Bipartisan senators express concerns about State Dept redesign

Story highlights

  • The senators wrote to request the department "reassess the assumptions"
  • Department is preparing to outline its proposal in a series of town hall meetings

(CNN)Two US senators on the Foreign Relations Committee sent a letter to the State Department on Tuesday expressing "significant concerns" about the direction of the agency's structural redesign effort.

Sens. Ben Cardin, a Maryland Democrat, and Todd Young, an Indiana Republican, wrote to Deputy Secretary of State John Sullivan "to request that the Department of State reassess the assumptions guiding the reform effort, end its counterproductive hiring freeze, and strengthen America's diplomatic capabilities."
The letter comes as the State Department is preparing to outline its redesign proposal in a series of town hall meetings in the coming weeks.
    Speaking in Brussels, Belgium, on Tuesday, Secretary of State Rex Tillerson joked that "everyone seems to be an expert" on the effort and sought to reassure embassy staffers that all changes were employee-led.
    In his remarks, Tillerson outlined a two-pronged approach to develop talent within the agency and to modernize internal practices and technologies. He also told employees the redesign will include some "quick wins" which will be announced in the next couple of weeks.
    But in their letter, Cardin and Young say they are "deeply concerned" about the effect of recent changes on the staff and that the secretary's efforts are "putting our nation's ability to carry out diplomacy at risk."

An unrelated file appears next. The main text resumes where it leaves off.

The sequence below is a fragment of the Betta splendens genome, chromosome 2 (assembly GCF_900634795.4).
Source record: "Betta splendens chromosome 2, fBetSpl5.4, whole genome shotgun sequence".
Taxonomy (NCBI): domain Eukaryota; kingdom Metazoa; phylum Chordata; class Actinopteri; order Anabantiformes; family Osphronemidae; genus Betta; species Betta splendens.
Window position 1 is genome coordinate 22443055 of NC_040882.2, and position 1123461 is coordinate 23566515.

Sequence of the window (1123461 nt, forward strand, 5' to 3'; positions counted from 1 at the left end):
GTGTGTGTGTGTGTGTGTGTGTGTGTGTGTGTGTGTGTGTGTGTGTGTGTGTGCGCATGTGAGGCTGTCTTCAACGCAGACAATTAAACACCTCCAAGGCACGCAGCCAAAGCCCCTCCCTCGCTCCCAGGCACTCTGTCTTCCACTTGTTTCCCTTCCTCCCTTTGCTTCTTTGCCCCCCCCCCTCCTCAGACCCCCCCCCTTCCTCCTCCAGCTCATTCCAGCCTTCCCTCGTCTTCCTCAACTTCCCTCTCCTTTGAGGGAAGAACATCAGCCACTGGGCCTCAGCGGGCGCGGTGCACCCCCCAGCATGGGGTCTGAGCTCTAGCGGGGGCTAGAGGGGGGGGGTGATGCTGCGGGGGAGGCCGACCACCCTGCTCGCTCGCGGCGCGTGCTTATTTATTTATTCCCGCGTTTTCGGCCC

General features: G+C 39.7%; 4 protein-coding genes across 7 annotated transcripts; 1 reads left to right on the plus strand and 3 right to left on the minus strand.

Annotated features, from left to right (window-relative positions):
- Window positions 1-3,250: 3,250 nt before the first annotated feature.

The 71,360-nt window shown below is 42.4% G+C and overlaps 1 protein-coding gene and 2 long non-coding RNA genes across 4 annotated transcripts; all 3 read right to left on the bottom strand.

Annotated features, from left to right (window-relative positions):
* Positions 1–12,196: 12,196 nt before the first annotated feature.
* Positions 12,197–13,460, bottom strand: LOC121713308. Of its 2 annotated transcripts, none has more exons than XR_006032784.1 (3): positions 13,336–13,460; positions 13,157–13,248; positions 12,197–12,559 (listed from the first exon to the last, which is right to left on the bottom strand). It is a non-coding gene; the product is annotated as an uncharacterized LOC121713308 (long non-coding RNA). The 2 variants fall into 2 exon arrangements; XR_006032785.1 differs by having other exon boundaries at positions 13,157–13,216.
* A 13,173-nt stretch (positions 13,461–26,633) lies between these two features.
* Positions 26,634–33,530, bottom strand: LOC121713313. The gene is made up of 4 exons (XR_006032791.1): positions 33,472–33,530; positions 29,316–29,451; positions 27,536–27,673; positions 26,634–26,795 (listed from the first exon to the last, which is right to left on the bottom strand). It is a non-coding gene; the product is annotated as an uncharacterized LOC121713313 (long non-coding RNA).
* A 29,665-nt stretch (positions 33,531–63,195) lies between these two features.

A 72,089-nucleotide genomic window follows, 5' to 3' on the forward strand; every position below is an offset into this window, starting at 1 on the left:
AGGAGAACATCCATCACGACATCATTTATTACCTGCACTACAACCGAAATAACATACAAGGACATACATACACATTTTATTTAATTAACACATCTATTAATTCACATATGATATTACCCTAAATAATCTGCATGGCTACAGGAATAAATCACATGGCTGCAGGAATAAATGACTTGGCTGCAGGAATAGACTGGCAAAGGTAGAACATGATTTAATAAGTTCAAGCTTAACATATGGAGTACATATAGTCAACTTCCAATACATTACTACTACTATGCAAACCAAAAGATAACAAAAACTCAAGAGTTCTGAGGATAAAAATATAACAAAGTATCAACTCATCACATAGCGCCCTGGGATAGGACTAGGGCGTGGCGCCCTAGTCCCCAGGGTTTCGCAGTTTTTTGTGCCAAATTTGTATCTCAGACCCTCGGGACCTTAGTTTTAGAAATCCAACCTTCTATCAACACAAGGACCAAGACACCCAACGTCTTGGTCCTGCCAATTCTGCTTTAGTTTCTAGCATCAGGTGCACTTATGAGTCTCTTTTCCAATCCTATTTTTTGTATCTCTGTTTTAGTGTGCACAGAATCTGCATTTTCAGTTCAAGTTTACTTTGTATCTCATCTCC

Aside from the reorganization, they cite the department's partial hiring freeze and planned budget cuts as troubling.
    The two senators also criticize Tillerson for a comment he made at a DC think tank last week. Asked about the budget cuts, Tillerson said the numbers reflect, in part, an expectation that certain global conflicts will be resolved.
    "There is no doubt our Department of State professionals have been working diligently to achieve progress," Cardin and Young write in their letter. "However, we see no evidence that there will be a decline in the need for our nation's diplomatic capabilities."
    "On the contrary-- in virtually every region of the world -- we see the need for capable and effective American leadership and diplomacy increasing," they continue. "If history teaches us anything, it should humble us in our confidence to predict what new challenges or crises will lie ahead for our nation."
    The senators go on to criticize the State Department as failing to adequately brief, saying the "few briefings that have occurred have provided little additional insights into the 'redesign' efforts and raised more questions than they have answered."
    Briefing reporters Tuesday, State Department spokeswoman Heather Nauert said she didn't know whether Sullivan had read the letter yet but that the agency is committed to greater transparency on the redesign.